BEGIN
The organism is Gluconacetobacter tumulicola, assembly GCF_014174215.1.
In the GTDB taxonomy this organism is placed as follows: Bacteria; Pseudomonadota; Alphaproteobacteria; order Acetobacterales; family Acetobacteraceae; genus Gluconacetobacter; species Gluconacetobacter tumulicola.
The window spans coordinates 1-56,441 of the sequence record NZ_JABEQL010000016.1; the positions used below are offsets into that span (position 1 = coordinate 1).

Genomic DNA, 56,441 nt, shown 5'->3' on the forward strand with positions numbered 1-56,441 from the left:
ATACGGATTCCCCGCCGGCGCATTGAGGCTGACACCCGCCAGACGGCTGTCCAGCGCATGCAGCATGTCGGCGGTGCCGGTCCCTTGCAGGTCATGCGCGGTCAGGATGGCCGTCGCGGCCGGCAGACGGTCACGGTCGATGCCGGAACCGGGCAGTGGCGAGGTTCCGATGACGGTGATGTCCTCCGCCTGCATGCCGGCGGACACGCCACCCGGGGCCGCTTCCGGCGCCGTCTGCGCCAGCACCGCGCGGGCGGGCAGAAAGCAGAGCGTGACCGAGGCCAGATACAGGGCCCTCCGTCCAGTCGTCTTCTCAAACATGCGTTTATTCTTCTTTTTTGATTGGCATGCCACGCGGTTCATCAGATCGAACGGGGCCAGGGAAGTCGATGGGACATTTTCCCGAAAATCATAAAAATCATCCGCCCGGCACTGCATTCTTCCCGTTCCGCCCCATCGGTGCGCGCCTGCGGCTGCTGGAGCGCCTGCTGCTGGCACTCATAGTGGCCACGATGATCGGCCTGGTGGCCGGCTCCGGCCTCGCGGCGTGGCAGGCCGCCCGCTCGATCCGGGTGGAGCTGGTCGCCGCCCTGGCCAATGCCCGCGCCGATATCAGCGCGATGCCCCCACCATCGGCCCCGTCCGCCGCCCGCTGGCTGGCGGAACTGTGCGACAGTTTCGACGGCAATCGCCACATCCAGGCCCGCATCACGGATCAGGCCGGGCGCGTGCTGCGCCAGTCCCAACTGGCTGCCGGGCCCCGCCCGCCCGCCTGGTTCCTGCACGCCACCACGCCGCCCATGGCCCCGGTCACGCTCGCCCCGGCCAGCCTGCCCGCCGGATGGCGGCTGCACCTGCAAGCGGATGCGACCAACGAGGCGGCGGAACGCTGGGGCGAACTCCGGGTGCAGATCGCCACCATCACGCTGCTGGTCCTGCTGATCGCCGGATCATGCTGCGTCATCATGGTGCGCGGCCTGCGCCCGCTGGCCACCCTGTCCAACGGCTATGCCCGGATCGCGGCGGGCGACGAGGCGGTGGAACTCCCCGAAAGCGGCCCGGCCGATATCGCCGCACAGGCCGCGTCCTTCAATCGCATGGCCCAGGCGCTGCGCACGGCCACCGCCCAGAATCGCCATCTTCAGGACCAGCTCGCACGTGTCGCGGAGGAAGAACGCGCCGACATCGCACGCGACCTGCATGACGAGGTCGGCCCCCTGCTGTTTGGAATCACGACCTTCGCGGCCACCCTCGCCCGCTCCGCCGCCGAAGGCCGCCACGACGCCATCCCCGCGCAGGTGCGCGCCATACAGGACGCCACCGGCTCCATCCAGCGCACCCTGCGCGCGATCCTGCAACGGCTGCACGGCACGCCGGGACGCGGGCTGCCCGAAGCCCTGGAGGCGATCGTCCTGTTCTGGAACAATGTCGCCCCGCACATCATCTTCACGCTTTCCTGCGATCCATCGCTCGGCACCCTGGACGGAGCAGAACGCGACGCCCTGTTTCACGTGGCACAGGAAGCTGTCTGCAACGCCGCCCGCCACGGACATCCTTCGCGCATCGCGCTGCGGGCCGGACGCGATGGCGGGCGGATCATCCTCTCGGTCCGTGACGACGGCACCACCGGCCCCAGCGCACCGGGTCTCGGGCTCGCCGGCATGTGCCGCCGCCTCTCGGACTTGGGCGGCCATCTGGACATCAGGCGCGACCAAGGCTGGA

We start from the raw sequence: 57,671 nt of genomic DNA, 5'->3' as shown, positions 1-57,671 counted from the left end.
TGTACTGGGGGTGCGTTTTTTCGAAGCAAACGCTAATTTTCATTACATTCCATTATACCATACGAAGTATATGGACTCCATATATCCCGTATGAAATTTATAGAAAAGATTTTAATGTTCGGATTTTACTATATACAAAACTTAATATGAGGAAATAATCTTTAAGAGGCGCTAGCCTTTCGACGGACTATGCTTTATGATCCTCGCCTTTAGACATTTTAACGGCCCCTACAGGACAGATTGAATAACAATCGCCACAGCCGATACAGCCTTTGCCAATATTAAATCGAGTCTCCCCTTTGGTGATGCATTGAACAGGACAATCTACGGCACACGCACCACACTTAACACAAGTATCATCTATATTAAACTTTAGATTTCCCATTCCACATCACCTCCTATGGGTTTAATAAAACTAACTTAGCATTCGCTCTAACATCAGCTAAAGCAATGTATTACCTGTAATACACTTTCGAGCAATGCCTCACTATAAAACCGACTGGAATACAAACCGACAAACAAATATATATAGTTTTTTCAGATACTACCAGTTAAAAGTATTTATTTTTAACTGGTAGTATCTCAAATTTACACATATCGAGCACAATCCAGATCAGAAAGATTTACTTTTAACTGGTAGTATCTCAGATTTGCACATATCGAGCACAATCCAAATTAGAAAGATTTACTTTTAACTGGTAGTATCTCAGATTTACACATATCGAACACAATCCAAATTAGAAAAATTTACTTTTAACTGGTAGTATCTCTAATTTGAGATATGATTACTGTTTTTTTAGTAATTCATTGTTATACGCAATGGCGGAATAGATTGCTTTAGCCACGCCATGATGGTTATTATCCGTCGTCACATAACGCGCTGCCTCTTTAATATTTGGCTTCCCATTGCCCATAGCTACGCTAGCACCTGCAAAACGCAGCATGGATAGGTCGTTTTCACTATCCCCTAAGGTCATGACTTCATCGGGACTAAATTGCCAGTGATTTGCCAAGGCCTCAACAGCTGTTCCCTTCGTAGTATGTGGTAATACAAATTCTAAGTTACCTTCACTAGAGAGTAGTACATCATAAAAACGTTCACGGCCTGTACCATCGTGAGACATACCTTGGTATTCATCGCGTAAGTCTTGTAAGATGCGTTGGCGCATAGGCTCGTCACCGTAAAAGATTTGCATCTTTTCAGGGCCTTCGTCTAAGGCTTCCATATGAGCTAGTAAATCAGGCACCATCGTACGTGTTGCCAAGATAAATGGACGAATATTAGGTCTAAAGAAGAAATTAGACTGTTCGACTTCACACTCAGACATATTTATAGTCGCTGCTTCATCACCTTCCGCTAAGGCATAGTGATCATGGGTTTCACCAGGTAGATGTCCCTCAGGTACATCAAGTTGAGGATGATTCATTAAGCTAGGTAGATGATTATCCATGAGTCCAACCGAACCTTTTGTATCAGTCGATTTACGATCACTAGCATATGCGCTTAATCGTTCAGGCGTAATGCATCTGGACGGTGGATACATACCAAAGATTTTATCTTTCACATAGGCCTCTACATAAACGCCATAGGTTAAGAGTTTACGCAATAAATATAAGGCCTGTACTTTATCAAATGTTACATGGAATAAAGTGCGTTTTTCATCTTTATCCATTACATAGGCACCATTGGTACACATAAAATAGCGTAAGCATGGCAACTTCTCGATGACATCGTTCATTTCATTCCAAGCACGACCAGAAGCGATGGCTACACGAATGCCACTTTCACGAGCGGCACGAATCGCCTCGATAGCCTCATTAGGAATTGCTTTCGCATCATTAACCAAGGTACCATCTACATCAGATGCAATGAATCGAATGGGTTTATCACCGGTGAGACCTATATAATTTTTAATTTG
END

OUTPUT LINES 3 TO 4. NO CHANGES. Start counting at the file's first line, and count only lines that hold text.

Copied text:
The window spans coordinates 1-56,441 of the sequence record NZ_JABEQL010000016.1; the positions used below are offsets into that span (position 1 = coordinate 1).

Genomic DNA, 56,441 nt, shown 5'->3' on the forward strand with positions numbered 1-56,441 from the left: